The real party policy?

I am writing to ask if anyone knows the true AirBnb party policy. I am aware of Airbnb’s past and very recent party policies. Although my listing states that parties are not allowed (I am actually not against them per se, but trying to abide what I thought was AirBnb poiicy), I still have guests inquire and book parties at the house (graduation parties, bachelor/bachelorette parties, baby showers, wedding parties, etc). I usually then reiterate to the guests that Airbnb does not allow parties, but if they are still interested, they should contact AirBnb for approval. This scenerio has probably played out at least a half dozen times or more, and each time Airbnb contacts me to indicate the guests and their event is approved. Seems strange that they would approve with the past and current policy…so maybe I have misinterpreted the policy and I do not need to ask the guests to contact AirBnb for approval.

Airbnb’s policy is to get as many bookings as possible. They really only disapprove of parties that bring bad publicity.

Snark aside, the truth is most “parties” are problem free.


I think it is smart of you to have guests contact Airbnb for approval for their gathering – and to memorialize it on Airbnb messaging platform. I would specifically use the term “gathering,” as that seems to be Airbnb’s term for something that is not prohibited. That way if there is ever an issue, it may provide some buffer from Airbnb shutting down your listing.

Airbnb’s policy I assume is to prevent parties and events that go wrong and make Airbnb look bad. The terms they use are “disruptive,” and/or “large” (over 16) in their prohibitions.

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I bet they take into consideration the ages of the guests. If they’re college kids and have negative
reviews from previous guests, chances are they will not approve it and will cancel it.

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Any get together that gets out of hand and people start to act like aggressive obnoxious and loud fools will be called a ‘party’ quickly. It is behavior that defines what constitutes one. Asking Airbnb’s pre-approval I see as a very complicated ordeal. It is simple, every host should make sure their guests do not become a problem to others, especially their neighbors.

I bet 30% of my guests do nothing but ‘party’, but it is irrelevant since they are doing so in the middle of nowhere; so it’s like the dog, if no one hears it bark, no one cares. :slight_smile:


Their party algorithm definitely does get triggered for guests under 25. The problem is that the algorithm is poorly programmed and doesn’t take into account whether a guest has a history of good reviews, whether they have booked for a family, i.e. 2 adults and 2 children, etc. It only identifies specific risk factors.

I read a post from a guest who was super annoyed, because she was 24 and the algorithm was preventing her from booking. She was a professional who travelled a lot on business, booking self-contained apartments, and had pages full of 5* reviews.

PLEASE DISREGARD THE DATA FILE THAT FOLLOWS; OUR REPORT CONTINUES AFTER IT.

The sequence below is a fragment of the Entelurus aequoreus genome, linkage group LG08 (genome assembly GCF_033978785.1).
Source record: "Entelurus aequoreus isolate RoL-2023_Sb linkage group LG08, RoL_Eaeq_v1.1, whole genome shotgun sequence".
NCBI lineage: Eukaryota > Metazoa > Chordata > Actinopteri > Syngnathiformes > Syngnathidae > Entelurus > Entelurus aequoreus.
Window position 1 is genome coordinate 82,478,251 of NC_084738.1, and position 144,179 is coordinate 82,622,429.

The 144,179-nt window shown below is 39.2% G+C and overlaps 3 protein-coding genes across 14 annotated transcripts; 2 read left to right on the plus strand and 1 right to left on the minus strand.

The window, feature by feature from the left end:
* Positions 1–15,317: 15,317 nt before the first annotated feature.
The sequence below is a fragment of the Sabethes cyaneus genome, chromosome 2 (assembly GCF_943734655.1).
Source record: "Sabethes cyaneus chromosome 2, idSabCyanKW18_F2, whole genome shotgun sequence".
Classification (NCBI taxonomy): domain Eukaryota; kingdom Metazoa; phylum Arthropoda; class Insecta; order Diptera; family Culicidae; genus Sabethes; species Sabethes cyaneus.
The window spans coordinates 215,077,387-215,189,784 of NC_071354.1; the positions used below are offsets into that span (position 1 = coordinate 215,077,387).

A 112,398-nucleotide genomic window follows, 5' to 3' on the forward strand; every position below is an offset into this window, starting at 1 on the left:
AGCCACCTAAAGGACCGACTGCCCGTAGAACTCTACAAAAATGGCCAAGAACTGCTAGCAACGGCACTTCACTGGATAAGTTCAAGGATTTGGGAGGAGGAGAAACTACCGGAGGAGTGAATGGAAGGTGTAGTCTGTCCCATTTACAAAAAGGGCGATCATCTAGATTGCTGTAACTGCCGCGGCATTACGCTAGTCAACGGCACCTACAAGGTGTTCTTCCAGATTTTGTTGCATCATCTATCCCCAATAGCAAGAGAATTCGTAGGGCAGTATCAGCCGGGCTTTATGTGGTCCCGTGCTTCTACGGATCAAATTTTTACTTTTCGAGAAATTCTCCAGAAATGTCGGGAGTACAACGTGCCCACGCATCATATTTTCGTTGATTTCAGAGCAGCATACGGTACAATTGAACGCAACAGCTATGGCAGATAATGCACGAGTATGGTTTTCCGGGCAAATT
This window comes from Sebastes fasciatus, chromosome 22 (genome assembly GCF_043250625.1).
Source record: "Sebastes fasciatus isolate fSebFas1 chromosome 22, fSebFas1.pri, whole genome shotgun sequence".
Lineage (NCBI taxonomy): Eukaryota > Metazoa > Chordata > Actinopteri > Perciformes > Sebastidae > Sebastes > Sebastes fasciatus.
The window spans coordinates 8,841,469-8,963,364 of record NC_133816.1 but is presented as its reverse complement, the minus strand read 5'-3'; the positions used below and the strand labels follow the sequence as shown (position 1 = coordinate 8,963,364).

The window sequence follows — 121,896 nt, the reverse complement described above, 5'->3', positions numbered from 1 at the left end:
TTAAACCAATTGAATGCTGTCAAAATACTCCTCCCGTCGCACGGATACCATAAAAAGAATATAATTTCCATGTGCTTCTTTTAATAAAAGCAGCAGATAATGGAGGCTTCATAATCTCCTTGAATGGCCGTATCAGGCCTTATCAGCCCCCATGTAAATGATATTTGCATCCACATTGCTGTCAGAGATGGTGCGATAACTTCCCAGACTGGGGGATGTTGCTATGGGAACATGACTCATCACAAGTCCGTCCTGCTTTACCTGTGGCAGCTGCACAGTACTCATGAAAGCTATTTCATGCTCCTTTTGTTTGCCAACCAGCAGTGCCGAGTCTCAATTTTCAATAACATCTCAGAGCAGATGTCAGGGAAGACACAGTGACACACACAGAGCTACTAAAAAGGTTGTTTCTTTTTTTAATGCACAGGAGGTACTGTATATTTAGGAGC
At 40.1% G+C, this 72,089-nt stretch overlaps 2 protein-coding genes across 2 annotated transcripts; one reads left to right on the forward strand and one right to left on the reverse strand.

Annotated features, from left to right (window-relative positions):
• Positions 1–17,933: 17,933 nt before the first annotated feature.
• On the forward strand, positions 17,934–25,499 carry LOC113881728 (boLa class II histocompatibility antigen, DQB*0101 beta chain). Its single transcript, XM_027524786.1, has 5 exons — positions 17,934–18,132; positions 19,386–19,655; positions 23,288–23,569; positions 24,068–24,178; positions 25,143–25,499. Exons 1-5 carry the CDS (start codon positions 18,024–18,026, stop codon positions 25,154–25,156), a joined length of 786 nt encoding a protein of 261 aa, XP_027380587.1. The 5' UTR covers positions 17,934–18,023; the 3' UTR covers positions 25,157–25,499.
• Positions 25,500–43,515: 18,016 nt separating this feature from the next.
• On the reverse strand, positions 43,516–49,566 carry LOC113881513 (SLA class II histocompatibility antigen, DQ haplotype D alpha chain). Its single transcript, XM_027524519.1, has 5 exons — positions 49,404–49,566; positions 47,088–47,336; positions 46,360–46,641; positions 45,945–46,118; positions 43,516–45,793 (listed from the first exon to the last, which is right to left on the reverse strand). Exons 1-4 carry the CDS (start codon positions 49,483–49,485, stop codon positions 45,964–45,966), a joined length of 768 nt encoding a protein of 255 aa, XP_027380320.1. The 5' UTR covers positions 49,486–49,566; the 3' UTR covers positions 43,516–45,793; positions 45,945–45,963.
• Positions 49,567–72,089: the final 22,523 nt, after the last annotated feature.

Instead of automatically blocking bookings just because they somehow trigger their bots, Airbnb should send a message to the host telling them why the booking could be a risk- a history of having thrown a party, the age of the guest, whatever. And let the host decide. No host would have had any reason to consider that guest a party risk, nor was she one.


I appreciate your suggestion re using “gathering”. Also, I agree that having the guest contact Airbnb for approval for a party does provide some protection against getting suspended (which has happened in the past due to a disruptive party). Since i have asked potential guests who plan on having a party contact Airbnb for approval, I have not been suspended again (even though one of the parties was disruptive that resulted in a neighbor complaining to Airbnb). So I guess this approach works…

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I see your point re asking the guest to contact AirBnb for pre-approval for a party, it is somewhat awkward and complicated, but I am not sure of the utility of another approach. I have asked guests to be considerate to the neighbors re noise etc if they were going to have a party, and this has not always worked (I was even suspended once…a while ago). I reside some 20 min away when i have guests at my house, and it is not easy or really possible (I believe) to “make sure guests do not become a problem to others” in real time. I am though very open to any suggestions you may have to address this (ongoing) concern.

IF, again IF you value your hosting via Airbnb then it is up to you to make sure no party occurs, regardless of where you are physically. If it happens you stand a very good chance to be banned permanently. Why go there? If you allow too many people and they are of the ‘the-hell-with-everyone-else’ mentality and they are borderline alcoholics = trouble, 100% of the time.

Do you blame Airbnb for their new anti-party policy? These sensational violent stories which the mainstream media relishes costs them millions in bad publicity and create new anti-renting controls. It’s bad for business.